Two men in a production surrounding are talking about drafts they are holding in their hands

© Continental AG

Continental Idea Management

We welcome the ideas of our employees – our experts around the globe

Questioning the way things are done, thinking outside the box, daring to step off the beaten track – Continental values and fosters these abilities because they lead to suggestions that help us become even better.

To ensure that good ideas don’t just happen by accident and important suggestions don’t drown in a flood of everyday concerns, Continental has established various internal steering mechanisms. These foster discussion and creativity among our employees and make sure that everyone’s ideas are heard. After all, the ingenuity of our employees plays a major part in safeguarding Continental’s capacity for innovation and competitiveness, and ultimately the success of our Company.

Back in 1930, Continental already had a system in place for submitting suggestions, allowing employees to contribute ideas for improving products and processes. Today our employees can use the Continental Idea Management (CIM) program to submit ideas for optimizing and streamlining work processes, supported and encouraged by idea managers around the globe.

The results are impressive. In the last four years, our employees’ good ideas not only made our workflows better, more efficient and safer, but also saved the Company around €550 million. One idea submitted in Germany was even named the “Best employee idea of 2016” by the German Institute for Idea and Innovation Management.

 

Idea management – examples

1. As simple as it is brilliant – optimized combustion process

In Waltershausen (Germany), employees have developed a simple yet efficient solution for optimizing combustion within the production process. In the past, cold air was drawn in at floor level and heated for use in the thermal and steam process.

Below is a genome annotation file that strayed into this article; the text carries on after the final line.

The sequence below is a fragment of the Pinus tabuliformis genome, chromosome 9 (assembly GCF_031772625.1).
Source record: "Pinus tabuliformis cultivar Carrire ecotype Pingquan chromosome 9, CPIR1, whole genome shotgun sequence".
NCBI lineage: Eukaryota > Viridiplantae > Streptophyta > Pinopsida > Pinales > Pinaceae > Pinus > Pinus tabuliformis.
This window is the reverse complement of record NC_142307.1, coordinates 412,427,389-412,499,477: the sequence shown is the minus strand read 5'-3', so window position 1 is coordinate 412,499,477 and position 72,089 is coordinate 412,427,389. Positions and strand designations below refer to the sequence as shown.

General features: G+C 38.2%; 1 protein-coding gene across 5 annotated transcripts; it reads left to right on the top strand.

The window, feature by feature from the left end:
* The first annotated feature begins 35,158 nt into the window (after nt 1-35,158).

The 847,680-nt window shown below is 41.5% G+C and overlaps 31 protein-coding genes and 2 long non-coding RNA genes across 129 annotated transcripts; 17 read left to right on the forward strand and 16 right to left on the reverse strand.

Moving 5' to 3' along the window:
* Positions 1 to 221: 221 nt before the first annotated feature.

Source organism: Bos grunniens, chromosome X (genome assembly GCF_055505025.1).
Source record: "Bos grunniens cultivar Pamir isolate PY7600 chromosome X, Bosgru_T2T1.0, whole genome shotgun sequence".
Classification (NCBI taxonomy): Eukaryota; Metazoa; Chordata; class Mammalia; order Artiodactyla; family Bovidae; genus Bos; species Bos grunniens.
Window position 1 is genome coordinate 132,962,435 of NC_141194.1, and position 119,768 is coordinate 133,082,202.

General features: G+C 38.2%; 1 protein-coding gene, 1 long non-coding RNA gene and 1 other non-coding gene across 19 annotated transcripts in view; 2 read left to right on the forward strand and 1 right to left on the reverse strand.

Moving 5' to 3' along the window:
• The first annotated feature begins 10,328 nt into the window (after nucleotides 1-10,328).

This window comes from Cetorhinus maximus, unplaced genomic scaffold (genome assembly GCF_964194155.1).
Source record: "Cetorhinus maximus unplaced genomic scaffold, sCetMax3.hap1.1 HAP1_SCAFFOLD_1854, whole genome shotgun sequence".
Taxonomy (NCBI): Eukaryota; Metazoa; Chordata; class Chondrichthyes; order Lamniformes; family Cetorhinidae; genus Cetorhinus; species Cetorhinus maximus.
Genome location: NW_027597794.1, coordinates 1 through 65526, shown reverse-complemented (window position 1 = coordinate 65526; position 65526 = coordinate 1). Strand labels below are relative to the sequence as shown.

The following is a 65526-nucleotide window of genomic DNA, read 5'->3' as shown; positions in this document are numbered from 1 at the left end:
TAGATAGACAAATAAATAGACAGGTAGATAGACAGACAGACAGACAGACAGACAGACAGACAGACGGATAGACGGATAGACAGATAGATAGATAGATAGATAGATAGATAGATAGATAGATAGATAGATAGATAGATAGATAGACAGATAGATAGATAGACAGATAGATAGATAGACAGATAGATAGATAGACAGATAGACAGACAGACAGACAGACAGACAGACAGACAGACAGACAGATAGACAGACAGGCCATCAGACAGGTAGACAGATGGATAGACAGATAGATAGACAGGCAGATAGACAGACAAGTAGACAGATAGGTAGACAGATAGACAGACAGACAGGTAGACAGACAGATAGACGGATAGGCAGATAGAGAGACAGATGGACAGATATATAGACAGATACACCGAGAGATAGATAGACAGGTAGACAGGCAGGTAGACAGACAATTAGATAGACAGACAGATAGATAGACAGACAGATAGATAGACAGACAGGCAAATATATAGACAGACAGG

Rather than using this cold air from floor level, the new idea was to use the much warmer air that collects directly beneath the ceiling of the warehouse building on warm days. And the solution was to use a regular rubber hose, fastened with brackets, to bring the warm air down from ceiling level.

This simple trick has made the combustion process shorter and less expensive because the air is warmer to begin with – and only required a very small investment. Plus this solution can be 100 percent carried over to other locations, because the processes are identical at many production sites.

2. Lean and efficient logistics processes – and better working conditions.

In Changshu (China), employees came up with a creative and highly effective solution for improving the materials flow and logistics processes at their plant – by redesigning the warehouse. This was the result of a location-wide campaign in which our Chinese colleagues collected ideas from the workforce.

The overall concept shows how easy it can be to improve working conditions on the ground when everyone works together. Not only did the renovation of the warehouse lead to a significant optimization of the materials flow, but the working environment was also made much more attractive and comfortable.

The changes also brought about a better utilization of logistics capacities, a lower workload for the employees, an improvement in the storage locations, construction of a loading bay and repacking area, and closure of an external warehouse.

3. Heat shield brings significant cost savings

Creative, simple, efficient – in Waltershausen (Germany), employees are using a clever trick to make tightness testing much more efficient. A metal plate now protects the liquid components from the high heat levels that are generated at the forming station during the process. The heat shield not only shortens the cooling-off phase, but also cuts the machine’s cycle time by 14 percent – which means that tightness testing can start again without losing any time at all.

This creative and low-cost solution is now also being used in Continental locations including Somersworth (New Hampshire, USA), where heat shields have been installed in similar machines and processes.